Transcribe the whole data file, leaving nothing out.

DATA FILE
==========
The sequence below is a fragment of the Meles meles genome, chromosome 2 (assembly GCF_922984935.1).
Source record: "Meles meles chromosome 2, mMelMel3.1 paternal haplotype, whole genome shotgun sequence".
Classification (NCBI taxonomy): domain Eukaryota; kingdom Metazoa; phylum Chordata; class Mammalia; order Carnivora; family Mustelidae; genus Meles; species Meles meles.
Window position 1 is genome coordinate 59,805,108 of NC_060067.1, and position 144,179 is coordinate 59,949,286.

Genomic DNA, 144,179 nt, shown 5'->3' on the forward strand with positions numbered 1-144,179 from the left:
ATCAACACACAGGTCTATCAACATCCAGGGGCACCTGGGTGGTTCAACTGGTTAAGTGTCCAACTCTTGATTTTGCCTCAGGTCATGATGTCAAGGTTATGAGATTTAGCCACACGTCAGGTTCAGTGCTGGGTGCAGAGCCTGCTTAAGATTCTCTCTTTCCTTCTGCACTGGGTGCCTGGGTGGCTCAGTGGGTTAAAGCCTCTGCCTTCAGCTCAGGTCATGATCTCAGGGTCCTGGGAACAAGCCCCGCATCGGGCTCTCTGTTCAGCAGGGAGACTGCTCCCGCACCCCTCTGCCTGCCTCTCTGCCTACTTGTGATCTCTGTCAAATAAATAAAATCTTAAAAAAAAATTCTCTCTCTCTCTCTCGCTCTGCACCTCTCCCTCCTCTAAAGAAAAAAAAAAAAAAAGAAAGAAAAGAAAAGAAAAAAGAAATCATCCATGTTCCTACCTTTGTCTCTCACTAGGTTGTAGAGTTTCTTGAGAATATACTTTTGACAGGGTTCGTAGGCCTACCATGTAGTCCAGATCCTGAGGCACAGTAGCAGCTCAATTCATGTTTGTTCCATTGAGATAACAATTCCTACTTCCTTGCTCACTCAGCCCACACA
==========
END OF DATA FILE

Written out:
The sequence below is a fragment of the Meles meles genome, chromosome 2 (assembly GCF_922984935.1).
Source record: "Meles meles chromosome 2, mMelMel3.1 paternal haplotype, whole genome shotgun sequence".
Classification (NCBI taxonomy): domain Eukaryota; kingdom Metazoa; phylum Chordata; class Mammalia; order Carnivora; family Mustelidae; genus Meles; species Meles meles.
Window position 1 is genome coordinate 59,805,108 of NC_060067.1, and position 144,179 is coordinate 59,949,286.

Genomic DNA, 144,179 nt, shown 5'->3' on the forward strand with positions numbered 1-144,179 from the left:
ATCAACACACAGGTCTATCAACATCCAGGGGCACCTGGGTGGTTCAACTGGTTAAGTGTCCAACTCTTGATTTTGCCTCAGGTCATGATGTCAAGGTTATGAGATTTAGCCACACGTCAGGTTCAGTGCTGGGTGCAGAGCCTGCTTAAGATTCTCTCTTTCCTTCTGCACTGGGTGCCTGGGTGGCTCAGTGGGTTAAAGCCTCTGCCTTCAGCTCAGGTCATGATCTCAGGGTCCTGGGAACAAGCCCCGCATCGGGCTCTCTGTTCAGCAGGGAGACTGCTCCCGCACCCCTCTGCCTGCCTCTCTGCCTACTTGTGATCTCTGTCAAATAAATAAAATCTTAAAAAAAAATTCTCTCTCTCTCTCTCGCTCTGCACCTCTCCCTCCTCTAAAGAAAAAAAAAAAAAAAGAAAGAAAAGAAAAGAAAAAAGAAATCATCCATGTTCCTACCTTTGTCTCTCACTAGGTTGTAGAGTTTCTTGAGAATATACTTTTGACAGGGTTCGTAGGCCTACCATGTAGTCCAGATCCTGAGGCACAGTAGCAGCTCAATTCATGTTTGTTCCATTGAGATAACAATTCCTACTTCCTTGCTCACTCAGCCCACACA